What books should a Palestine solidarity activist bring on vacation?
Well, I’ve nothing against any campaigner who tries to switch off completely from his or her cause during a badly-needed break by only packing novels or glossy magazines. But I find that summer can be a good time to tackle tomes that I wouldn’t otherwise get around to reading. So in between long walks, cycling, bowling, guzzling chocolate and gazing at West of Ireland sunsets, I checked out these five titles recently:
Extreme Rambling by Mark Thomas (Ebury Press, 2011): An English comic, Thomas has proven on three occasions that it’s possible to write page-turners about international politics. Having previously explored the trade in torture instruments (As Used on the Famous Nelson Mandela) and human rights abuses linked to Coca Cola (Belching Out the Devil), his new book has him walking all 415 kilometers of the wall Israel has built in the West Bank, as well as part of the unfinished route. Incensed by how families in East Jerusalem have been forced out of their homes to make way for illegal settlers, how mothers have died in childbirth because they have been blocked from reaching maternity wards and how unemployment has shot up because Palestinians are stopped from going to work, Thomas explodes the myth that the wall enhances Israel’s security.
Jewish Identity and Palestinian Rights: Diaspora Jewish Opposition to Israel by David Landy (Zed Books, 2011): A friend and one-time flatmate of mine, Landy is an Irish sociologist who has studied how a network of Jewish groups critical of Israel has developed since the outbreak of the second Palestinian intifada in 2000. Although I struggled with the theoretical analysis that dominates its early chapters, the core findings of Landy’s research are fascinating. I was particularly struck by how he explains that rejecting Zionism can be just as agonizing for many Jews as “coming out” is for homosexuals. It’s also striking that while Landy appears broadly sympathetic to groups such as Jews for Justice for Palestinians, he doesn’t balk at berating them for being overly influenced by the Israeli left.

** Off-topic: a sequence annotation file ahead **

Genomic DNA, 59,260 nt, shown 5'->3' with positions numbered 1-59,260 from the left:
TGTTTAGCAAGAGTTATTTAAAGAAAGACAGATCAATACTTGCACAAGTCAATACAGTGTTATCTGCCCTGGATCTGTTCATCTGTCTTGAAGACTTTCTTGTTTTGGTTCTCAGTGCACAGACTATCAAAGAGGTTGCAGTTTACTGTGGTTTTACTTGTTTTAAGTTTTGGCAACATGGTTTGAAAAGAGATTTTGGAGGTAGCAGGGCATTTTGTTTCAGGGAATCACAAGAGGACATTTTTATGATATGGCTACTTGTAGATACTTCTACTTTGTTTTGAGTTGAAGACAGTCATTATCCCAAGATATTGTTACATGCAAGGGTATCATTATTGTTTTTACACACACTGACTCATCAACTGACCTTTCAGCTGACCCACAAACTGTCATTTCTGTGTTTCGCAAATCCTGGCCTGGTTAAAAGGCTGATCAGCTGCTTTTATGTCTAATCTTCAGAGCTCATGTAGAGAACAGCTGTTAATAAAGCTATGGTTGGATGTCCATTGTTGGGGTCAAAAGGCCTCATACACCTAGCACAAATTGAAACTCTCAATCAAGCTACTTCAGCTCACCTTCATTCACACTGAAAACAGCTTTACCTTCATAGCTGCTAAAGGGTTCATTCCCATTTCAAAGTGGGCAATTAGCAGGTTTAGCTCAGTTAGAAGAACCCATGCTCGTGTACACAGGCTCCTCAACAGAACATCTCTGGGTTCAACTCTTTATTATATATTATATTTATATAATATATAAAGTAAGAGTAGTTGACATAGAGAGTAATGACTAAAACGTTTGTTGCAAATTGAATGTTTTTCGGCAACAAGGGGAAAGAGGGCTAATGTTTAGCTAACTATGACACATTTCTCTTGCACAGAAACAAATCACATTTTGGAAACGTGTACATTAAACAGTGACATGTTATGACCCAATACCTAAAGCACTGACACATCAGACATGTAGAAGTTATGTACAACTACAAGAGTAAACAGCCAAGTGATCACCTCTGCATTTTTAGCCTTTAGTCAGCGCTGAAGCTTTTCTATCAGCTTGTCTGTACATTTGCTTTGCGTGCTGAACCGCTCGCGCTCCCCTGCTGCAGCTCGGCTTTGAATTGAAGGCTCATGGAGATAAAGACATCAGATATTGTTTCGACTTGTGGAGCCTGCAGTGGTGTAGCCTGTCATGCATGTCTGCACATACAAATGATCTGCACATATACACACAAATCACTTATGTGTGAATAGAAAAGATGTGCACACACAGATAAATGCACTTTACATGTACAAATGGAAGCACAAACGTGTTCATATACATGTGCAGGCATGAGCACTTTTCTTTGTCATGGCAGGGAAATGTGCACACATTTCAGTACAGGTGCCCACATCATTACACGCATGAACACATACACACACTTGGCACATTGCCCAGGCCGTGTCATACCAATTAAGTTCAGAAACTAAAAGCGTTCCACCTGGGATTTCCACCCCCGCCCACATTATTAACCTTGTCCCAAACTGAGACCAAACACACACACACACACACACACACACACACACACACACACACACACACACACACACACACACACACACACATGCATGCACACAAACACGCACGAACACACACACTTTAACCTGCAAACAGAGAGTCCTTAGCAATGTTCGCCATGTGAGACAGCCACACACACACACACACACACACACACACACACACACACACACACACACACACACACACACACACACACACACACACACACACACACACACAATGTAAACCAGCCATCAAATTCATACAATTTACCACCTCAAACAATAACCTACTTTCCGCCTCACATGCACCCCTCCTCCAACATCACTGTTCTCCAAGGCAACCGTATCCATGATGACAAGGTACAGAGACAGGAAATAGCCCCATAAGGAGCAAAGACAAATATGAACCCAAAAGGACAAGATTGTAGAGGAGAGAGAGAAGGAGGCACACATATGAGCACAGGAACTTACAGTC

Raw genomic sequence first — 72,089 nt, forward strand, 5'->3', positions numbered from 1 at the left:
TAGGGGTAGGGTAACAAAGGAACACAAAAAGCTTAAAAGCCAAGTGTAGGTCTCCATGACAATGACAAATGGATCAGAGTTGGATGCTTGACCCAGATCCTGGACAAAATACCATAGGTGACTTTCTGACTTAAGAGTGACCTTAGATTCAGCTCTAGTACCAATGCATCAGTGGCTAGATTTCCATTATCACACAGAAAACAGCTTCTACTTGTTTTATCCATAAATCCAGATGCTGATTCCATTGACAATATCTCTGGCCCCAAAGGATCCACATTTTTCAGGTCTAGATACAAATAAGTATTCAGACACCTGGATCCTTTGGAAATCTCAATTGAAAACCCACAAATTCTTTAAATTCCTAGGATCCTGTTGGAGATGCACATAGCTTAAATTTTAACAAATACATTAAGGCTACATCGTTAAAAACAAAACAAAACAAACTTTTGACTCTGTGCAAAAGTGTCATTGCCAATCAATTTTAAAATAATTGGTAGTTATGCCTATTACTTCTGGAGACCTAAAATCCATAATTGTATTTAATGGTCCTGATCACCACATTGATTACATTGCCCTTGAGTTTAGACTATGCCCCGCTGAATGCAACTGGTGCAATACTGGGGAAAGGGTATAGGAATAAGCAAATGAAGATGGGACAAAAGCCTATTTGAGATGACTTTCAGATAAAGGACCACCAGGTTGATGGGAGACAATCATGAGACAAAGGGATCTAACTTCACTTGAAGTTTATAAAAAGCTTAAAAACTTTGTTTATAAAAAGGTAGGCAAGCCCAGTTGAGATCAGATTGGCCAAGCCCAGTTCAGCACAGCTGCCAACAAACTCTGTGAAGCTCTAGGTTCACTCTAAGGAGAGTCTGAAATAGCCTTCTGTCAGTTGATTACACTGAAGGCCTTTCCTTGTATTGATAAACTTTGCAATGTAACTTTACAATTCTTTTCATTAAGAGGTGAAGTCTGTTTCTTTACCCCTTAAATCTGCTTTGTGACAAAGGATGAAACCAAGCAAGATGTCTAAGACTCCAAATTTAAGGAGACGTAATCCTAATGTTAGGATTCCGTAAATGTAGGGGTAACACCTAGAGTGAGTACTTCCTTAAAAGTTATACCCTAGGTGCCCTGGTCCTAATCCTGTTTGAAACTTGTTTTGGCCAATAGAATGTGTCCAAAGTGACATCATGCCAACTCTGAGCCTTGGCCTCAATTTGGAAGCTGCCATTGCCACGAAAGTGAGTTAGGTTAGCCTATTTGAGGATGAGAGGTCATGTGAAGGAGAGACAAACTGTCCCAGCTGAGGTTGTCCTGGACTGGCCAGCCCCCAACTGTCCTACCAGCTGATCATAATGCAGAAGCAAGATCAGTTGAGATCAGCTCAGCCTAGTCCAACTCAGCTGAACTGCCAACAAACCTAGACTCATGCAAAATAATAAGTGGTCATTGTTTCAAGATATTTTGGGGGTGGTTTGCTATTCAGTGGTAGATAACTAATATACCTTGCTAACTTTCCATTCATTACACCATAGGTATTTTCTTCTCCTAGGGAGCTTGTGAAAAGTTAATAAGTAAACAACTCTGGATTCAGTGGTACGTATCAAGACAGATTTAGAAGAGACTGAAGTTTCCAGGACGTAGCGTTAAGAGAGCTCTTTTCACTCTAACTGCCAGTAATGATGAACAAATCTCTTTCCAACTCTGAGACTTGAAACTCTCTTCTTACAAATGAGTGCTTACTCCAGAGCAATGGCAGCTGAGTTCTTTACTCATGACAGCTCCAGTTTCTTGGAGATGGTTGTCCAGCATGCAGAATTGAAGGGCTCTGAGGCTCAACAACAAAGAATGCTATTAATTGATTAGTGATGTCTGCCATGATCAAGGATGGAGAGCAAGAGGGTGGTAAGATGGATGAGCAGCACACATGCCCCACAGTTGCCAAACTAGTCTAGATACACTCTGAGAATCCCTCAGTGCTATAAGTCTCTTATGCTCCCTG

The Political Economy of Israel’s Occupation: Repression Beyond Exploitation by Shir Hever (Pluto Press, 2010): True, the aforementioned Israeli left is generally wishy-washy and patronizing towards Palestinians. Yet Israeli economist Shir Hever provides a refreshing exception to this exceptionalism. In this mostly accessible 226-page work, he underscores how Israel has rigged the economy of the occupation so that it benefits a corporate clique.
Hamas: The Islamic Resistance Movement by Beverly Milton-Edwards and Stephen Farrell (Polity, 2010): I have serious reservations about this book. The authors often act as stenographers to the powerful by, among other things, describing Salam Fayyad, the Palestinian Authority “prime minister” (by diktat, not election) as “internationally respected”, without addressing how he is a puppet of the International Monetary Fund, an institution controlled by the US and Europe. That said, they offer an informative account of how Hamas unexpectedly became the most trusted political party in the West Bank and Gaza in 2006.
Threat: Palestinian Political Prisoners in Israel, edited by Abeer Baker and Anat Matar (Pluto Press, 2011): This is a superb collection of essays on how Israel has sought to criminalize an entire people. The statistic that 700,000 Palestinians have been detained by Israel since it occupied the West Bank and Gaza in 1967 may leave the reader unmoved but the detailing of individual prisoners’ experiences surely won’t. One of the most troubling facts I learned is that the Israeli authorities have decided to replicate methods with which they suppress street protests by Palestinians in the more confined space of prisons. It is hard to single out the most cruel thing Ariel Sharon did in his political and military career. Approving the use of tear gas behind bars was certainly one of them.